5 Ways to Detect an Employees’ level of Engagement 

Employee Engagement

You’ve heard the term employee engagement and you’re aware of the importance of employee engagement for team and organisational success, but do you know how to identify whether an employee is engaged or disengaged? 

Being able to identify this is important because you’ll be able to address disengagement before it becomes problematic. All employees need to align – a team is only as strong as their weakest link, therefore a disengaged employee can weigh the entire team down. They can cause missed deadlines, damage workplace culture, productivity and profit and can even affect talent retention on the grander scale.

According to research, engaged employees perform 20% better, and companies with highly engaged employees can outperform their competitors by 147%!

Make use of employee engagement surveys 

The best way to determine whether an employee is engaged or disengaged is to look at the facts by doing an employee engagement survey. If you’re not making use of tools such as these, you’re really just relying on your personal opinion and making assumptions. Of course, it’s possible to make accurate assumptions – it’s not difficult to notice poor performance or high absenteeism, for example. However, an employee engagement survey is going to provide solutions: it will help you to detect what the employee feels, what they want, and what needs to be done for them to become engaged. 

Here’s what an engaged employee looks like:  

1. They’re enthusiastic and often suggest new ideas 

Engaged employees are very enthusiastic; they’re excited to achieve, excited about new ideas and even present new ideas, themselves. They’re always showing up and getting involved and are absolutely committed to meeting the goals and objectives of the team and organisation. An engaged employee needs less encouragement to perform and stay motivated, therefore, for management, they save time and opportunity cost. And because they perform better, they positively affect profit. Their go-getter attitude also impacts those around them and serves to improve organisational culture. This is why it’s in an organisation’s best interest to consistently work on turning disengaged employees, into highly-engaged ones!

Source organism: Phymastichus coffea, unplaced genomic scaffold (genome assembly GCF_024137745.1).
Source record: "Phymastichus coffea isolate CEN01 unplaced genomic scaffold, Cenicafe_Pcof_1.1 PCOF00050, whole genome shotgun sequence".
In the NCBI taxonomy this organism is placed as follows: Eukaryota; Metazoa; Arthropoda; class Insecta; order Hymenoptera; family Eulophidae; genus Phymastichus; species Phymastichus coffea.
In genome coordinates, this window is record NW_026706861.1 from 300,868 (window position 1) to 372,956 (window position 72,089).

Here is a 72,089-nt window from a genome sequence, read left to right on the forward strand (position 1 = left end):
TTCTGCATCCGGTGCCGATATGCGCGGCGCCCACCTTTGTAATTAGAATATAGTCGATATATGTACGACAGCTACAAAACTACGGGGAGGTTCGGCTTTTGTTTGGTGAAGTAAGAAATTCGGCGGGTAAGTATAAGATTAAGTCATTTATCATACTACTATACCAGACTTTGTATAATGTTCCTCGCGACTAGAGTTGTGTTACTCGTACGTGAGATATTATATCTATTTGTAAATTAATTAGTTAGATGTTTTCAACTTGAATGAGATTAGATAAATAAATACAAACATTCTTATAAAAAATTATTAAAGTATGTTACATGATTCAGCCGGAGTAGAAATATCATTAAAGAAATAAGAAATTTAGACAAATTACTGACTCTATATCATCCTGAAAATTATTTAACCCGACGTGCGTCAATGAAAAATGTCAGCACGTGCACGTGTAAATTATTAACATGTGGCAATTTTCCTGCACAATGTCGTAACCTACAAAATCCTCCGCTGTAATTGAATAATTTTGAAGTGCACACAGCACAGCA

Remember, engaged employees perform very much the same whether they’re working from home, or in-office – they’re usually agile because they’re motivated by results. However, in these unprecedented circumstances, you may need to support your workforce more than usual. 

2. Their rate of absenteeism is very low 

High absenteeism is a real issue for many organisations – and most have no idea how to change it. The good news is, you can do something about it, but only if you’re willing to accept that a vast majority of your workforce is disengaged. In fact, a study proves that companies with highly engaged employees experience 41% less absenteeism than disengaged workplaces. 

Absenteeism absolutely hampers success: deadlines and productivity is threatened and therefore profit; teams become misaligned, workplace culture becomes toxic and it affects many different processes and operations. Improve your employee engagement and see a great improvement in absenteeism! 

3. They’re great communicators 

For teams, individuals and the entire organisation to thrive, communication is critical. Teams rely on communication to maintain cohesion, creativity, innovation, productivity and more. If an employee fails to communicate within their teams, whether it’s about their progress, obstacles, providing possible solutions, presenting ideas etc, the team will not function to its full potential. Employees also need to communicate their needs and wants to remain satisfied in their roles. 

Engaged employees know that by communicating, they’re contributing to the success of the team and the organisation, and know that by expressing their desires, they’re breaking the barriers between workforce and management – they recognise that these two entities work as one. 

4. They’re always eager to learn and are happy to take on additional tasks/responsibilities 

Surprisingly, not every employee is eager to learn a new skill even if they’re aware of the benefits of expanding their skill set. This is especially true for disengaged employees. They’re also more likely to reject additional tasks or responsibilities – they’ll have a good excuse as to why they cannot help. There are many reasons for this, but one of the driving factors is that disengaged employees often see their jobs as something they have to do to earn a living – unlike engaged employees who see their jobs as a gateway to self-improvement, personal development, knowledge acquisition and the achievement of goals. An engaged employee will often do whatever it takes to see the success of the team and themselves, to exceed expectations and perform to the best of their ability. They will always be open to learning something new and are eager to take on new tasks and responsibilities because to them, knowledge is power. 

Master Engagement Throughout the Employee Lifecycle